Joshua Badge
10.02.22
Stimulation

In the Garden of Earthly Delights: The Queer Tradition of Cruising

‘Which way to the beat?’ I asked.


My friend tilted his head.


I sauntered down the nude beach, white trainers in hand, buoyed by the confessional freedom that comes with public nakedness. Older patrons sported picturesque straw hats and haphazardly flipped through novels with practised nonchalance. Young day-trippers chatted, their conversations punctuated by occasional laughter, skin glistening in the light. The chatter receded as I clambered over a rocky outcrop, exposing to view an anticlimactically vacant expanse of sand. The beat was not in evidence, though the coastline stretched into the unsure distance. There was only the voice of the ocean, the warmth of the shore on the soles of my feet and the impenetrable scrub which jealously guarded the interior against the sea.

Beats are, by their nature, hidden to outsiders and newcomers since we tend not to leave signs. They exist above and underneath regular space on the plane of experience.

I looked back to the rocky point and into the vanishing point ahead of me several times with a corrugated brow. Beats are, by their nature, hidden to outsiders and newcomers since we tend not to leave signs. They exist above and underneath regular space on the plane of experience. We initiates share a beats’ location, its habitués, hours of operation and other subcultural knowledge with one another in sacred trust. I deliberated the embarrassment of returning to ask for more specific directions when skin flashed in the undergrowth and then vanished, a mirage in the mid-afternoon. The coastal beard heath and wattles stood erect, and the beach abutted a slight rise, creating an illusory wall of green as high as two people stacked on top of one another. The thicket grew through a chain-link fence, gnarled and browned with rust, where the sand surrendered to the suggestion of soil. A break in the fence served as a gateway to paths inside the brush, the entrance to a fabled city that you had to know about to find.


I crossed the threshold and promenaded between brambles as if searching for a diversion from some inconvenient appointment. We sometimes choose sites for their natural features, namely privacy, and other times we carve out refuge where none existed. The beat’s many visitors had worn in its narrow tracks, the traces of their footsteps guiding my own. My eyes scanned for movement first and then the subtleties of body language, gesture, movement, posture, and touch, the grammar that communicates availability and interest. A man turned the corner ahead of me and shot me a cool look. He exuded an air of gentleness, but the moment lacked the dynamism which confirms a compatible suitor. He brushed my arm as if by accident when we passed and held my gaze for longer than would typically be polite. I shook my head to a barely perceptible degree, concluding our negotiation without a word ever having crossed the boundary of our mouths. He smiled at me and I smiled back, and that was enough.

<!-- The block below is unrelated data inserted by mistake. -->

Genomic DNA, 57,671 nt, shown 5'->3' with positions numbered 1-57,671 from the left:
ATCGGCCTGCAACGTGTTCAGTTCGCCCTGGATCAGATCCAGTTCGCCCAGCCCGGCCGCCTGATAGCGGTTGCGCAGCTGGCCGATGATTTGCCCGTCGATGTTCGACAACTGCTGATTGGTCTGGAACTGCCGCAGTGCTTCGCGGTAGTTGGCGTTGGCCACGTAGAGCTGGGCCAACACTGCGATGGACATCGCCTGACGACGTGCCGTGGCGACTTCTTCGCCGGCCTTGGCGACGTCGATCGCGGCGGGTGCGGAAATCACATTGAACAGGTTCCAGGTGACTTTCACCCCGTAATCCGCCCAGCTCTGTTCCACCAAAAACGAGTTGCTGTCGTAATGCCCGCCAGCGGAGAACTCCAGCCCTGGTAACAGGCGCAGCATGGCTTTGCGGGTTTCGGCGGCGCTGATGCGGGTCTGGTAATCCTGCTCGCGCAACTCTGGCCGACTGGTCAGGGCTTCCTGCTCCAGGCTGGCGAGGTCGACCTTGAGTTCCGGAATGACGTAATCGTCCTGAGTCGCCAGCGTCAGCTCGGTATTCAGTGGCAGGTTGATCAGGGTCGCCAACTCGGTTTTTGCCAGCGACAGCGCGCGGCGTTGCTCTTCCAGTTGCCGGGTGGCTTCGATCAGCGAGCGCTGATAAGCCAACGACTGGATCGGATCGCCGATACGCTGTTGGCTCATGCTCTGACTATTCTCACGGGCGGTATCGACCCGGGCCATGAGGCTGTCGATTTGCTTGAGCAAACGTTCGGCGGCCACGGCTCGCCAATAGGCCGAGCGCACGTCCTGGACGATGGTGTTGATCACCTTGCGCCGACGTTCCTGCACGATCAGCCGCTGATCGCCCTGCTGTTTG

I think of cruising as a way we reclaim the world. The practice of seeking partners for casual and typically anonymous sex resists the process of accumulation where capital portions the earth into ever smaller pieces, owned by ever fewer people. When we realise our sex in public, outside the home, it unbinds intercourse from the suffocating private sphere, the nuptial bed and state control over reproduction. As a tradition it is uniquely ours, one that allows us to craft lives of beauty that we measure by our own standards. In the summer, dozens gather at my local beat in the feverish afterglow of the day. We keep up the pretence of being out for a walk, a comically improbable ruse when the beat is busy, though we are ever vigilant for a stray jogger or police shining torches where they are unwelcome. Still, the experience is there for all to enjoy: the good fortune of eluding insect bites after a stroll by the stream, the perfume of ripe vegetation as it hangs in the humid air, the latex sheen of eyes illuminated by lamplight.

When we realise our sex in public, outside the home, it unbinds intercourse from the suffocating private sphere, the nuptial bed and state control over reproduction.

Cruising requires no justification and I make no apology for my culture. I do not need to defend our pursuit of pleasure, but I cannot help that our little acts of care arouse a profound sense of empathy. For me, at least, cruising escapes the poverty of what ‘love’ means in English. In ancient Greek, the noun for sexual love sounds like the verb which means ‘to ask questions’, an association that is, to my mind, of considerable significance. My dalliance in a public convenience or chance meeting in a park consists of what Plato called ἔρως (sexual passion) and φιλία (virtuous affection). I cruise to satisfy a hunger for animal gratification but in an open way, a stranger among strangers who are nonetheless my equals. In this way, cruising expresses my peaceful connection to others and, by extension, all of humanity. I cruise because it is enjoyable, and I cruise to manifest a future outside the squalor of the present, if only for a moment.